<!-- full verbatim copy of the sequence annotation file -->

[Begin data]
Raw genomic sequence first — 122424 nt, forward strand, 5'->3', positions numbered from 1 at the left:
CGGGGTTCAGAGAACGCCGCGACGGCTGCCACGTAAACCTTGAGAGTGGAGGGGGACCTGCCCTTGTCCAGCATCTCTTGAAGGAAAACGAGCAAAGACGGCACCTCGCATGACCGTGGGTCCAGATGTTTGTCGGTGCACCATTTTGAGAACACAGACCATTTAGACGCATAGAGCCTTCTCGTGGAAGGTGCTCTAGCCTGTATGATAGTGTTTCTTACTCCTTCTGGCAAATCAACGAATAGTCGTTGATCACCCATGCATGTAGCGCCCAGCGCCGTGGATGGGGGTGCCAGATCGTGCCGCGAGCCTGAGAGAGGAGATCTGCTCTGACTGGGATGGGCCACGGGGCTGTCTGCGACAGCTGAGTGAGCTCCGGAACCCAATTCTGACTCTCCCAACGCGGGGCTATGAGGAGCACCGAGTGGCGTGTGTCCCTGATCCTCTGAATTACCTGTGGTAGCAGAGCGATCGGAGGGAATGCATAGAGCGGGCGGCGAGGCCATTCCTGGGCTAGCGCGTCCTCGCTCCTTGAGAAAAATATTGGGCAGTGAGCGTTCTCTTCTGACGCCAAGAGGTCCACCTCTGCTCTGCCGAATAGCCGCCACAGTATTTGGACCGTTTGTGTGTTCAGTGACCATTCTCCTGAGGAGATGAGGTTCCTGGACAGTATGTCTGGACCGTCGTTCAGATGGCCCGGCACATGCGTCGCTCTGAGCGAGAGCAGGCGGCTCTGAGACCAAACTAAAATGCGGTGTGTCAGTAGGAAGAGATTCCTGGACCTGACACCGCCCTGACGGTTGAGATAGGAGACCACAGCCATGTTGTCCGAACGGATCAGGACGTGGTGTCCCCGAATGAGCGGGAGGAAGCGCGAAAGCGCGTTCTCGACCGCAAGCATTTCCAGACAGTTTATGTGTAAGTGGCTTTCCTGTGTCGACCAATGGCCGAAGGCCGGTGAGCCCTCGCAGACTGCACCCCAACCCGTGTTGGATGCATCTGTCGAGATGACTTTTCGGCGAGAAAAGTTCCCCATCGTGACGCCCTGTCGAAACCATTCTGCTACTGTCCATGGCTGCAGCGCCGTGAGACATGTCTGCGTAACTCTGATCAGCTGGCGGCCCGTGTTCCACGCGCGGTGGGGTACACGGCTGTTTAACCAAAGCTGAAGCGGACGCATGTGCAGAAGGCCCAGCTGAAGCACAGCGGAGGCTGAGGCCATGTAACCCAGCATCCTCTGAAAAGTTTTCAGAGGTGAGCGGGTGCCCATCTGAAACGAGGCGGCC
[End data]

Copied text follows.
Raw genomic sequence first — 122424 nt, forward strand, 5'->3', positions numbered from 1 at the left:
CGGGGTTCAGAGAACGCCGCGACGGCTGCCACGTAAACCTTGAGAGTGGAGGGGGACCTGCCCTTGTCCAGCATCTCTTGAAGGAAAACGAGCAAAGACGGCACCTCGCATGACCGTGGGTCCAGATGTTTGTCGGTGCACCATTTTGAGAACACAGACCATTTAGACGCATAGAGCCTTCTCGTGGAAGGTGCTCTAGCCTGTATGATAGTGTTTCTTACTCCTTCTGGCAAATCAACGAATAGTCGTTGATCACCCATGCATGTAGCGCCCAGCGCCGTGGATGGGGGTGCCAGATCGTGCCGCGAGCCTGAGAGAGGAGATCTGCTCTGACTGGGATGGGCCACGGGGCTGTCTGCGACAGCTGAGTGAGCTCCGGAACCCAATTCTGACTCTCCCAACGCGGGGCTATGAGGAGCACCGAGTGGCGTGTGTCCCTGATCCTCTGAATTACCTGTGGTAGCAGAGCGATCGGAGGGAATGCATAGAGCGGGCGGCGAGGCCATTCCTGGGCTAGCGCGTCCTCGCTCCTTGAGAAAAATATTGGGCAGTGAGCGTTCTCTTCTGACGCCAAGAGGTCCACCTCTGCTCTGCCGAATAGCCGCCACAGTATTTGGACCGTTTGTGTGTTCAGTGACCATTCTCCTGAGGAGATGAGGTTCCTGGACAGTATGTCTGGACCGTCGTTCAGATGGCCCGGCACATGCGTCGCTCTGAGCGAGAGCAGGCGGCTCTGAGACCAAACTAAAATGCGGTGTGTCAGTAGGAAGAGATTCCTGGACCTGACACCGCCCTGACGGTTGAGATAGGAGACCACAGCCATGTTGTCCGAACGGATCAGGACGTGGTGTCCCCGAATGAGCGGGAGGAAGCGCGAAAGCGCGTTCTCGACCGCAAGCATTTCCAGACAGTTTATGTGTAAGTGGCTTTCCTGTGTCGACCAATGGCCGAAGGCCGGTGAGCCCTCGCAGACTGCACCCCAACCCGTGTTGGATGCATCTGTCGAGATGACTTTTCGGCGAGAAAAGTTCCCCATCGTGACGCCCTGTCGAAACCATTCTGCTACTGTCCATGGCTGCAGCGCCGTGAGACATGTCTGCGTAACTCTGATCAGCTGGCGGCCCGTGTTCCACGCGCGGTGGGGTACACGGCTGTTTAACCAAAGCTGAAGCGGACGCATGTGCAGAAGGCCCAGCTGAAGCACAGCGGAGGCTGAGGCCATGTAACCCAGCATCCTCTGAAAAGTTTTCAGAGGTGAGCGGGTGCCCATCTGAAACGAGGCGGCC